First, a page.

Flip the script: Dogs take owners bow-wow-rousing downtown during Kzoo's Dogs in the Zoo

Big dogs. Little dogs. Working dogs. Fashion dogs. Pedigreed dogs. And beloved mutts.

All the dogs were out in downtown Kalamazoo for Dogs in the Zoo on Saturday, Sept. 9. The event was sponsored by Downtown Kalamazoo Shops.

Second Wave journalist Mark Wedel and photographer Fran Dwight went looking for the best dogs and found that they were all very good boys and girls.

Cooper's endearing trait is "just how happy he is all the time," says Heather Bailey. "That big, goofy smile he puts out," Matt Bailey says.

Some might think the Baileys are spoiling Cooper, pushing him around in a large stroller. But Cooper, nearly nine, has had multiple health problems, so his people do their best for him.

"He just went blind two months ago, so this is his first outing. He's doing pretty well," Heather says. "Enjoying every day we get with him," she adds.

Pet boutique Beowoof Provisions for Pets owner Karl Gerstner.

Beowoof, at 428 South Burdick near the south end of the Mall, was downtown's obvious pet-oriented business present at the event. 

Other shops highlighted their doggie specials: Pup Cups from Cherri's Chocol'art, Pup Corn by Pop City Popcorn, and Doggie Sundaes from Spirit of Kalamazoo

Lisa Roussin of Beyond Bones. Beyond Bones made sure the dogs had enough treats on the Mall. The business, an offshoot of The Arc of Allegan County, employs people with intellectual and developmental disabilities.

Beignet, with his girl Roe Pollerana (facepaint by Colors and Cocktails). 

James and Abbie Pollerana say that, yes, it's not that we can't see them in all the pug's wrinkles — Beignet has no eyes. He had been suffering because of an eye disorder, so they were removed.

"He does pretty good. He's wild, but he gets around," James says. "Just sniffing around."

Beignet has ears to guide him, also, but "he doesn't listen, he just does what he wants," Abbie says.

Former Mayor Bobby Hopewell met a few canine friends during Dogs in the Zoo.

Xany wanted just-purchased treats right then and there, but Machlin Fink scolds, "That's for later!"

Xany, "which is short for Alexander Hamilton," is adopted. Her breed seemed a mystery, but a DNA test "came back 100% lab," Fink says.

Not just dogs got the royal treatment. Colors and Cocktails offered free face painting for members of their pack.

One dog was getting a lot of attention from humans and canines: Kenworth, who must've been named after the semi-truck that his profile resembles.

Wayne Patterson drove the 180-pound Neapolitan mastiff to Kalamazoo from the Climax-Scotts area. "He's just a wonderful dog. He lost his mom, and I lost my wife, in December. This is a beautiful event... I haven't gone out much, so I thought, let's just go down there and have fun."

"He's met a lot of friends. He's very good with dogs as it is, but he's never had so many at one time.... He's just a big, gentle giant." 

Kenworth seems to have constant drool hanging from his amazing jowls. "Yes, I have a mop at home... I chase him around after he gets a drink of water," Patterson says. "Big eater, he eats about 13 cups of kibble a day, with a can of food."

Rosie says hi to Kenworth, but her chihuahua-mix brother Pablo wants to let him know he's top dog.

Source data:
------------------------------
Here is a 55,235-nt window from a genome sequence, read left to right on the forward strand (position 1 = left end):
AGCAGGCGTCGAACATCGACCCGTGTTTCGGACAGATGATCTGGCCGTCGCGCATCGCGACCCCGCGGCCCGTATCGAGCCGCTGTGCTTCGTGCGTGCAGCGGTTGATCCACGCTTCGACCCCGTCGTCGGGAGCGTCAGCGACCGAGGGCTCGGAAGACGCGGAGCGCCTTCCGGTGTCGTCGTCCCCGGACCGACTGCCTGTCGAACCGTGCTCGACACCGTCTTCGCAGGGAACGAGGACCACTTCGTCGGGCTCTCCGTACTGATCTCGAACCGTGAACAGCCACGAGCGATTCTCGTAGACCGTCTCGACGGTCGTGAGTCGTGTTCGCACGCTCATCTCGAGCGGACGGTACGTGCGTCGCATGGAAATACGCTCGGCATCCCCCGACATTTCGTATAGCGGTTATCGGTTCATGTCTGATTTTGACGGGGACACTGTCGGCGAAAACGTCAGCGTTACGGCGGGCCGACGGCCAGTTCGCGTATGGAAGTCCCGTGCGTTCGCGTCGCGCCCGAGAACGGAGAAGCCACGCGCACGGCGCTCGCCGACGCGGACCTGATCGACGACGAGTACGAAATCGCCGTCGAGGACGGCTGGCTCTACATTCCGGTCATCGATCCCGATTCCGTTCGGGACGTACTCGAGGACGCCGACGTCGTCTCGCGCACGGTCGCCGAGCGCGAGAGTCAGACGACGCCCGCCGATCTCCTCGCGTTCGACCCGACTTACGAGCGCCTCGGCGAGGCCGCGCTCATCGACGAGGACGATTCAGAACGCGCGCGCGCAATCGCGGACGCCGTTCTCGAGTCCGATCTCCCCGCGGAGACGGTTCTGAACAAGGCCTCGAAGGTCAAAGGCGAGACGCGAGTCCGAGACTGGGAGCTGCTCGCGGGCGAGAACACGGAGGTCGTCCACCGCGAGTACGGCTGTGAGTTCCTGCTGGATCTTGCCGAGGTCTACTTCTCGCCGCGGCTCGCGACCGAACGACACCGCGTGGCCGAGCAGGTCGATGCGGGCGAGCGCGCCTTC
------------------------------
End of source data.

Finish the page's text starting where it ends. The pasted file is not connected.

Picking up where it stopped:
The event was nothing but good vibes, with no fights breaking out. "I was kind of worried about that," Stacy Carlson says, laughing about Pablo's machismo. Rosie and Pablo were with her and Piper Walker.

And Kenworth makes more friends.

The Mall street was blocked off, and traffic was replaced by doggie obstacle courses

Water features led to unabashedly wet dogs, and dogs like Snickerdoodle the Goldendoodle drinking their fill. Snickerdoodle's people Amy and Anna Smith wait patiently. 

Chuck, a two-year-old hound mix, is available, ladies. Becky Fraker of the Animal Rescue Project, says, "He is fabulous, loves humans, loves dogs, not a fan of the cats if you know what I mean. When you pet him, you get so happy." Animal Rescue Project has many dogs and cats available for adoption.

Animal Rescue Project had a bushel of puppies available for adoption. Not to be confused with Kalamazoo Animal Rescue.

"They're a great group, also," the Project's Jack Frost says — Animal Rescue Project is a no-kill shelter that saves at-risk homeless pets, gives them medical care and temporary homes, and works to adopt them out to their forever homes. 

Frost says that a lot of owners are being forced to give up their pets because of life changes such as evictions. "I think it's worse now than it was during COVID," he says. 

Aries celebrated his tenth birthday on the Mall. He's a service dog, a professional, Troy Minich says, but, "He gets a little excited around dogs, wants to say 'hi.'"

Two adult Animal Rescue Project got a lot of attention, and Pup Cups: Eight-year-old Apple (malamute mix) and Jax (husky).

They need to be adopted as a pair,

Simon Limback, project volunteer, says, "They're good-tempered with people, but not so much with cats."

Chuck and Becky demonstrate the "Sloppy Kiss" kissing booth for the Animal Rescue Project.

And there were plenty of fashionistas. Lola struts her stuff looking fabulous, yet mysterious, in leopard framed mirrored sunglasses, accompanied by her man Steve. 

Henry is always dapper in his plaid bowtie. "He has always worn a bowtie since he was a puppy," Jessica Lindquist says. "He's very loving and snuggly." 

Napoleon, with Brittany Ponicki, may be short in stature, but he's ready to conquer the Mall.

Enjoy this story? Sign up for free solutions-based reporting in your inbox each week.

Read more articles by Mark Wedel.

Mark Wedel has been a freelance journalist in southwest Michigan since 1992, covering a bewildering variety of subjects. He also writes on his epic bike rides across the country. He's written a book on one ride, "Mule Skinner Blues." For more information, see www.markswedel.com.